Monday, 11 February 2013

London Calling

I miss London. Since I moved to Leeds in 2006, a couple of long distance relationships and family and friends nearby meant that I'd never been far from its grasps, usually visiting at least once a month. But times they have changed and since Ash moved to Leeds two summers ago, visits to the capital (for anything apart from work) are a lot rarer than they used to be.

My teenage years were pretty much defined by being in London - from escaping to Camden when I decided to dye my hair black when I was 14 to the anti-war marches later on, and then the hundreds of gigs, pubs and clubs when I was 18 or so and all I wanted to do was kiss Carl Barat from The Libertines. The world was my oyster and London was at its core.

So it was with a lot of excitement that I made my merry way down to the city that will always feel a bit like home on Friday to celebrate my Mama's birthday and to catch up with some of my favourite people. Armed with a bag of Percy Pigs, a train ticket and a good book, I met my parents at Kings Cross Station two and a bit hours after I'd set off from Leeds.

My Dad and I whisked my Mum off to Hampstead for a bite to eat, a wander down the lovely high street and a trip to the Everyman cinema to see Hitchcock. For those of you who have never experienced an Everyman cinema, I can't recommend them highly enough. With just nine cinemas spread across the country (most of which are in London, although there's one coming to Leeds soon - hurrah!), they really are a joy to behold.  Decked out with plush sofas and with full waiter service to your seat for a pretty reasonable price, their screens are the antithesis of all the horrible multiplexes that only care about making money and not about the films they show or the experience that they give their customers.

Ma and Pa at the Everyman

With a bowl of frozen yoghurt, a comfy armchair and a big screen, it would have been a pleasurable experience watching Hitchcock no matter what the film was actually like. As it was, I thought the film was very watchable. Having never seen Psycho (around which the film is set) or knowing much at all about old Alfred H, I couldn't help that think that some of its meaning was lost on me, but Helen Mirren was fantastic and although I felt that Anthony Hopkins' performance was slightly forced, it was still enjoyable. My Ma and Pa seemed to enjoy it too, which was all that really mattered at the end.

On Saturday morning I caught up with Mel - one of my best friends from Sixth Form (and one of the zaniest, craziest, most warm-hearted people I know) - over two of the biggest English breakfasts that you ever did see at the Love Walk Cafe in Camberwell. Mel is the sort of person who just loves life and has an amazingly refreshing, creative outlook - she ran a marathon with little to no training, applied to Uni on the day of our A Level results, ran a race dressed as a gorilla and cycled down the Nile because she was bored. All of this means that there's little in life that would surprise me about Mel. So when she changed into a space suit in the middle of the Cafe and then asked us to film her drinking tea to accompany a Beyonce song for a top secret project that I can't divulge to you as yet, I wasn't in the least bit surprised. I promise to reveal all when I can.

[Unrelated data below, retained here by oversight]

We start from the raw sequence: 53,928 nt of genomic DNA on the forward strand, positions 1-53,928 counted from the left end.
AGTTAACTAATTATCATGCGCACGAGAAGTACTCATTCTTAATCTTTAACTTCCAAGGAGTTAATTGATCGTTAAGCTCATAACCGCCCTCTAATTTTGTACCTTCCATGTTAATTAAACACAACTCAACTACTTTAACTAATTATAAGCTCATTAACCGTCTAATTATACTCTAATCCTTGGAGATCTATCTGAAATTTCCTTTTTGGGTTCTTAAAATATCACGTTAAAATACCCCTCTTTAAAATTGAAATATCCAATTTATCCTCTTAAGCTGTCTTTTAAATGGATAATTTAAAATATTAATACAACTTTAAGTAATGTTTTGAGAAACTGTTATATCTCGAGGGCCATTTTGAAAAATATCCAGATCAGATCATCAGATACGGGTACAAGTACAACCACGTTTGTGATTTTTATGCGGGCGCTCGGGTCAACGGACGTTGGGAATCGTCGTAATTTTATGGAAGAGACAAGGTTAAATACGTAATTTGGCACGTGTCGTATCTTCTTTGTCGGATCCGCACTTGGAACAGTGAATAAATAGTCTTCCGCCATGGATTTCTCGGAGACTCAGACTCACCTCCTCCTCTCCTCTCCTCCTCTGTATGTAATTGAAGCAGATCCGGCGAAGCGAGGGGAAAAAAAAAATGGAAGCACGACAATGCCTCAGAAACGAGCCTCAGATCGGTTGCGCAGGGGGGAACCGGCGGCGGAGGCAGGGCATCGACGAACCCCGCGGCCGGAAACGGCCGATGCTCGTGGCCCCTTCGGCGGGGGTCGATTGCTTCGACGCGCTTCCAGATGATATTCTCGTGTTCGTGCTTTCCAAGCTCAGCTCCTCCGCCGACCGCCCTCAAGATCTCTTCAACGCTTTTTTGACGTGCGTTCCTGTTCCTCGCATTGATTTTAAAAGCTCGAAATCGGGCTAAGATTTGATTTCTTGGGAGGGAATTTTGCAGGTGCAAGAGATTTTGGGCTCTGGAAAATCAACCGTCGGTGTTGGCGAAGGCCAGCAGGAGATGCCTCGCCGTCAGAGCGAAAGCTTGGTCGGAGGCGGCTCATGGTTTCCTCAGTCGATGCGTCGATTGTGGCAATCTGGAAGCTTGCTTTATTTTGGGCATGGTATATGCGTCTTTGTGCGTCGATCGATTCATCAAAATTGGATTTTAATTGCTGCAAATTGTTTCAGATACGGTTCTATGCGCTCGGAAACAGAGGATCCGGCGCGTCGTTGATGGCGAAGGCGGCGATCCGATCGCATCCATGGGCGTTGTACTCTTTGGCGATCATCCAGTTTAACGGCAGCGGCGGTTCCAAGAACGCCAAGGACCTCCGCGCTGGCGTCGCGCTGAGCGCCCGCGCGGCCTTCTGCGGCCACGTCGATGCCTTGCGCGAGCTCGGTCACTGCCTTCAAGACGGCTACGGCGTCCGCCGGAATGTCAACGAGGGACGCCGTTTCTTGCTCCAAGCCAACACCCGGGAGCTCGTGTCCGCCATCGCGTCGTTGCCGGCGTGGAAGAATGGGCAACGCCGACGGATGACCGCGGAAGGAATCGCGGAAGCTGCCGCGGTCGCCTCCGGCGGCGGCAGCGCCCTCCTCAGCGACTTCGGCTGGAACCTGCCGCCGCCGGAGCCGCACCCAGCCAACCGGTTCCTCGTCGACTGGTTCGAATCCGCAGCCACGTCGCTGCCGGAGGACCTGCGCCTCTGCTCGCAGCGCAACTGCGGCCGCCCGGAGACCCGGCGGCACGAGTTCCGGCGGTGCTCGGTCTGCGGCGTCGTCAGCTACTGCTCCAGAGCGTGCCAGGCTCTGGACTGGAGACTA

The afternoon saw a trip to the South London Gallery with another wonderful friend, Kim. My friendship with Kim is one of the best things that came out of my time at Uni and, having lived with each other for four years, we went through a lot of the trials and tribulations that university life can bring together. She was (and still is) a constant support when times get a bit tough, and one of the funnest people I know. We can go for months without speaking, and yet when we're together everything just seems to click back into place. I was so so so pleased to see her.

After the gallery, Kim and I popped to Brixton to drink wine and eat the most delicious sourdough pizzas - that were bigger than our heads - at Franco Manca.

Then we made our way to Bush Hall to drink lots of vodka and see The Coral's drummer, Ian Skelly, do his thing as a solo artist (accompanied by most of The Coral). We danced. We drank. It felt like we were at Uni again. It was so much fun.

After a lazy Sunday morning on Kim's sofa, I headed to the Southbank Centre to see Winston. Winst and I became friends fifteen years ago when we were made to sit next to each other in every class at secondary school. He has always judged people by the shoes they wear, has a penchant for expensive macaroons and never fails to make me giggle like a fourteen year old. He's brilliant, and he likes art, so I dragged him to see the Light Show at the Hayward Gallery.

Despite the pricey £11 entry ticket, the show was fantastic - one of the best exhibitions I've seen in years. It was a colourful playground of light and art that challenged visual perception and left me wanting more more more. If you're in the big smoke, you have to go. You really, really won't regret it.

And with that, I hopped on a National Express (ugh) back to Leeds.

It was a weekend that made me feel alive, that made me fall back in love with London, and that made me feel genuinely lucky to be surrounded by the most wonderful friends. What more could a girl want?

London - I miss you. I'll be back soon. x

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